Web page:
This is a continuation of my earlier article on how to make it to the top of the tree in an investment bank. As I stated previously, making Managing Director is an art, not a science. But there are some things that will help you along the way.

Are you in a Managing Director seat?

If you are clearly MD material, a firm will usually find some way to promote you, although the timing may vary. The business unit you are in and your role within it can be instrumental to achieving your promotion, and to doing so in a timeframe that you deserve.

Some candidates get there by being immensely successful in a focussed technical role. They can have their place in the line up, although this may depend on the strength of their business contribution and the needs of that business at that point in time. Other candidates are highly versatile: people we can envision running the firm someday, or at least being a real contender. Whatever your route, make sure you are not only in a role in which you can excel, but one that can support (or, better yet, requires) MD level seniority. If a really good junior ED can do your job just as well as an MD, then you are probably not in the right role. MDs are too expensive to put into just any seat.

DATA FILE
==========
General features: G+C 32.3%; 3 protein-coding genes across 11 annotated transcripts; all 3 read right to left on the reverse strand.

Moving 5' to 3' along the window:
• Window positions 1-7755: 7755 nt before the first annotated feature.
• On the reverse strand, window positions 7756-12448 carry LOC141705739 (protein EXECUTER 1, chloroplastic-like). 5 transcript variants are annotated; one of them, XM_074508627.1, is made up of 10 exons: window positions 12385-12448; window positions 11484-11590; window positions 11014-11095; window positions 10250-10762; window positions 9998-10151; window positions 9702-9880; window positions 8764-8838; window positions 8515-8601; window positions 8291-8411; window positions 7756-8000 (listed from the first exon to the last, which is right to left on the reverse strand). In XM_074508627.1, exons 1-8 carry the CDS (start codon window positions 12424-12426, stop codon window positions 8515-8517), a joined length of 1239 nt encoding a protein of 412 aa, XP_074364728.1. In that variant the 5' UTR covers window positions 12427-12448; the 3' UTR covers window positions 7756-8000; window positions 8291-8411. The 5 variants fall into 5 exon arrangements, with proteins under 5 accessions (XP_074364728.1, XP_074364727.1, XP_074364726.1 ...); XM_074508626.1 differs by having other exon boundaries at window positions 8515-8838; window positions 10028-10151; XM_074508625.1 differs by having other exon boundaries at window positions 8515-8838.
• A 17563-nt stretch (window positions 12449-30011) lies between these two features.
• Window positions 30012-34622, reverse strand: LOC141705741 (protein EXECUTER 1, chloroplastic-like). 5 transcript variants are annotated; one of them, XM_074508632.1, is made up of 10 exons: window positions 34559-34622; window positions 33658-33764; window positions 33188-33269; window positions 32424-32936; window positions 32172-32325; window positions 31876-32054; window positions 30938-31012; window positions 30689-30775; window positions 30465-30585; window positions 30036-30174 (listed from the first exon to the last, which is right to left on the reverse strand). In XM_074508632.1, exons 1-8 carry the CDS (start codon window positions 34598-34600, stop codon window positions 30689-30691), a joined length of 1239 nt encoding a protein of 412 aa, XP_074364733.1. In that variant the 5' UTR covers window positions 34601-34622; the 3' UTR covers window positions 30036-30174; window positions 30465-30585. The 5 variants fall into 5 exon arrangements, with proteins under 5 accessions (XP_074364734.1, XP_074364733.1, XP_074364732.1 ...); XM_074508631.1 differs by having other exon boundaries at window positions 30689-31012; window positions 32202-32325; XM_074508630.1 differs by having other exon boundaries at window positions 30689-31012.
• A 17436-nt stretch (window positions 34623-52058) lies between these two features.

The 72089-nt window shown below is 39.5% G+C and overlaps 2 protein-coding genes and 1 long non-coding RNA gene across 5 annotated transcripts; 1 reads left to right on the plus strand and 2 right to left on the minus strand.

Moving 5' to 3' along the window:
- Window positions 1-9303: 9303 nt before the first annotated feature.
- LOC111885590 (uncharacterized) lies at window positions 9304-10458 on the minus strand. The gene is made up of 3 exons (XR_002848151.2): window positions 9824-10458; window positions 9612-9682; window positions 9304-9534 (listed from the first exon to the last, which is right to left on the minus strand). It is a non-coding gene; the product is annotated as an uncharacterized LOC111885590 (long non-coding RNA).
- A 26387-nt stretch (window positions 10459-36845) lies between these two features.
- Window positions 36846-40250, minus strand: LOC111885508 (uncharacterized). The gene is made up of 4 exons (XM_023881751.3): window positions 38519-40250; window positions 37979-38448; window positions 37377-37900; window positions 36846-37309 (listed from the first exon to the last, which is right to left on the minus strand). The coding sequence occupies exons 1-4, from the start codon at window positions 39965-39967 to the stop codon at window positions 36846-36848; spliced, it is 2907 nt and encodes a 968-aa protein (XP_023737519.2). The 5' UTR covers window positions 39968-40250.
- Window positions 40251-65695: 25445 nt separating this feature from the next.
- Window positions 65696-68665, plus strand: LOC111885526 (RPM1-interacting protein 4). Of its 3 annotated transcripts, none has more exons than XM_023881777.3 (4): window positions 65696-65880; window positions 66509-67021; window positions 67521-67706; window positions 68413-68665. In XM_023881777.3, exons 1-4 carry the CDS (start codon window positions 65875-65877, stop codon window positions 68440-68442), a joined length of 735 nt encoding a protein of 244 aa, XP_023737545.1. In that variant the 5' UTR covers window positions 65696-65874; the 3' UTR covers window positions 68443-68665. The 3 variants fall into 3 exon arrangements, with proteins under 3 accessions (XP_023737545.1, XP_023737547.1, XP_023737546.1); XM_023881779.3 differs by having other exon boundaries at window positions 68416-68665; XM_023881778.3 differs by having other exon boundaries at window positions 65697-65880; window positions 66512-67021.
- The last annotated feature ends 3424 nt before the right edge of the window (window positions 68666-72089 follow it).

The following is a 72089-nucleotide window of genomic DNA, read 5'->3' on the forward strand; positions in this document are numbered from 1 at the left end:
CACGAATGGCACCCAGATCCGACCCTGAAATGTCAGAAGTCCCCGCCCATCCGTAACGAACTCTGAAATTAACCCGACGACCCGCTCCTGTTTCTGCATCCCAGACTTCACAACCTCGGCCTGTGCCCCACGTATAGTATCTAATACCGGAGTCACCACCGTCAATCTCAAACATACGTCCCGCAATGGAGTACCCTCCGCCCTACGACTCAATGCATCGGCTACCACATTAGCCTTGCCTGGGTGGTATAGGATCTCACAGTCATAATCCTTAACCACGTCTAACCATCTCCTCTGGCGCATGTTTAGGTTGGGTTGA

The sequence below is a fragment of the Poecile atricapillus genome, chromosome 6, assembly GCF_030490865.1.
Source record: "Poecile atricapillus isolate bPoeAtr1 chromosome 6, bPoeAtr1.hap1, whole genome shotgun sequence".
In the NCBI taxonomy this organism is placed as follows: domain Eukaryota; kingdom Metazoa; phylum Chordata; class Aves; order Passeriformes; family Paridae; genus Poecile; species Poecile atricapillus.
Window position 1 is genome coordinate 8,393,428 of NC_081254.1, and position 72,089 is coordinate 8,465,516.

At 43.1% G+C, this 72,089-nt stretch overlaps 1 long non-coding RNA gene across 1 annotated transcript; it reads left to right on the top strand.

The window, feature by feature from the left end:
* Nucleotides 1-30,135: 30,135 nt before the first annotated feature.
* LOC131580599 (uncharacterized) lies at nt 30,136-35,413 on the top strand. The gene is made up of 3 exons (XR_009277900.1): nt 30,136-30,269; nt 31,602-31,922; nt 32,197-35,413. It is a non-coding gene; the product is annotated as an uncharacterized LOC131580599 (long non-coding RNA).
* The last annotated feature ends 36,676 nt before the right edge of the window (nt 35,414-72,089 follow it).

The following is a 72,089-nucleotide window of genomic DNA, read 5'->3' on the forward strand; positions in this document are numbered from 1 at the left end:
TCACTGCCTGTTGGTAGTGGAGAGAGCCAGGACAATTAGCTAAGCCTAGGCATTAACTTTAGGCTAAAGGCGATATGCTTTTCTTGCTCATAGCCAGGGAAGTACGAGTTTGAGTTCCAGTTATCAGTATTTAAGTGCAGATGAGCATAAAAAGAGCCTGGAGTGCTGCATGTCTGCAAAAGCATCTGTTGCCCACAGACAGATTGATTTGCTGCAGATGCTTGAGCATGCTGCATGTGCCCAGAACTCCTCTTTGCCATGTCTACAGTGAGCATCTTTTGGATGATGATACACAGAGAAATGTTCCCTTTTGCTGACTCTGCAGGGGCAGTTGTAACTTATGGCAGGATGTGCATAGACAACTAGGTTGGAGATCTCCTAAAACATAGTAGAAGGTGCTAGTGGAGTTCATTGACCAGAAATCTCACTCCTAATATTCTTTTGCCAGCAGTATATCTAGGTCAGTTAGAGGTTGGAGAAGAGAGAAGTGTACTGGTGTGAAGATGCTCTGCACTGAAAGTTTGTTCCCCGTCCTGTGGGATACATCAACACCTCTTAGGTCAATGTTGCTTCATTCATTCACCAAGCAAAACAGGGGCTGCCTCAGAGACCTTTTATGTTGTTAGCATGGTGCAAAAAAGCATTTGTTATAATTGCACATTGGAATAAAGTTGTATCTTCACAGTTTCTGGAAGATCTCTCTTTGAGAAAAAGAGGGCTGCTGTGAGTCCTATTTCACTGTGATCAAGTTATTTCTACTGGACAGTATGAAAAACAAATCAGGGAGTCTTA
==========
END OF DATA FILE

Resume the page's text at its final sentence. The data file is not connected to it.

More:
Joan was particularly good at executing investment banking deals, especially the complex and documentation intensive ones with many moving parts. However, Joan did not have a role in bringing in the business, and it was harder for her boss to argue her case when there were always fabulous business getters up for promotion. Furthermore, the execution team already had two MDs and it was unclear that a third was necessary for the business. Since the firm valued Joan’s contribution, she ultimately made it to MD. However, it took several years longer to get there than for colleagues who had the whole package including great business-generating results. That having been said, she is still there while some who were promoted sooner have come and gone, lacking the staying power she has had. She ended up running the group: sometimes quality wins out over speed.

Have you helped your boss make the case?

It is in your interest to make yourself easy to support. Find out what the promotion criteria are, and make people aware that you have these qualities in spades. While this is decidedly not a popularity contest, the system is usually far from stellar in providing perfect information, so handle your own PR. The more people who know who you are and what you can do (and have done), the easier it will be for your boss to successfully make your case to the people who decide.

Is your timing good?

It also matters what kind of year the business is having. When times are good, firms can afford to promote more people to MDs. In fact, more MDs are needed to run burgeoning books of business. In lean times, the cut off point is more stringent. The same may hold true for the specific business unit that you are in. Depending on the lay of the land and how strong a performer you are, patience may have to be your virtue.

Finally, know that making MD is only partly under your control. Do everything you can to excel in the job you have been given and to show that you are an obvious candidate. Then, as difficult as it is, let the chips fall where they may.